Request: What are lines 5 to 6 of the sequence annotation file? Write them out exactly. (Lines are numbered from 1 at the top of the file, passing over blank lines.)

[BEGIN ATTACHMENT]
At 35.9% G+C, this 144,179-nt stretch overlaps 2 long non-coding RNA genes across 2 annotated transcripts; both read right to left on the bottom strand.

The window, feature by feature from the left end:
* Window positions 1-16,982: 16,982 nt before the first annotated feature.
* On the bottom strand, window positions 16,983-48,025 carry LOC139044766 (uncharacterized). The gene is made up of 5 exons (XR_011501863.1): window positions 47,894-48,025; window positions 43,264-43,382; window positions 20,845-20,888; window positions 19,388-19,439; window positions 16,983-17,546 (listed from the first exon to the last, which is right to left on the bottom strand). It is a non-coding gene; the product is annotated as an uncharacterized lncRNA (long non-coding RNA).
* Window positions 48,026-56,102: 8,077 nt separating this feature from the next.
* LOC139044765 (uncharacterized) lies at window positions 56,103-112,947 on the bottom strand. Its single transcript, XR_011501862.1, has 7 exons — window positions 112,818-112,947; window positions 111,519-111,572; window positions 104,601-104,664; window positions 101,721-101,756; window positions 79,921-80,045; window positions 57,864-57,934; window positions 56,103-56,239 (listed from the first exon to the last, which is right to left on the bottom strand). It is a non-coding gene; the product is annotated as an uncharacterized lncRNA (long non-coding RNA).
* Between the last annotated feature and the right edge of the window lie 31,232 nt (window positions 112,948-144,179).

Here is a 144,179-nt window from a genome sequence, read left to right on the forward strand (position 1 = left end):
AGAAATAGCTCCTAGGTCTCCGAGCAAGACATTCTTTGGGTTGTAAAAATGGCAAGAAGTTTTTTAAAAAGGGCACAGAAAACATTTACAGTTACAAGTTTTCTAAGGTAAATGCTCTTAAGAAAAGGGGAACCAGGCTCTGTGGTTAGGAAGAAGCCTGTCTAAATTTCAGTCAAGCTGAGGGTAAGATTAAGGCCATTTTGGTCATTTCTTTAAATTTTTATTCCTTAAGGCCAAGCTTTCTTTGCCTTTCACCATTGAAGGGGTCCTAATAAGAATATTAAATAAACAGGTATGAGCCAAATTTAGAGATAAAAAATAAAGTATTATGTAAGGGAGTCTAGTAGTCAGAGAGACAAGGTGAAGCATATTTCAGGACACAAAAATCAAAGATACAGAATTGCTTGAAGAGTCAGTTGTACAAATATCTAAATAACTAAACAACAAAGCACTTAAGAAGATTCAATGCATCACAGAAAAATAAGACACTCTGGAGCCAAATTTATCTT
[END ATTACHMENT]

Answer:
* Window positions 48,026-56,102: 8,077 nt separating this feature from the next.
* LOC139044765 (uncharacterized) lies at window positions 56,103-112,947 on the bottom strand. Its single transcript, XR_011501862.1, has 7 exons — window positions 112,818-112,947; window positions 111,519-111,572; window positions 104,601-104,664; window positions 101,721-101,756; window positions 79,921-80,045; window positions 57,864-57,934; window positions 56,103-56,239 (listed from the first exon to the last, which is right to left on the bottom strand). It is a non-coding gene; the product is annotated as an uncharacterized lncRNA (long non-coding RNA).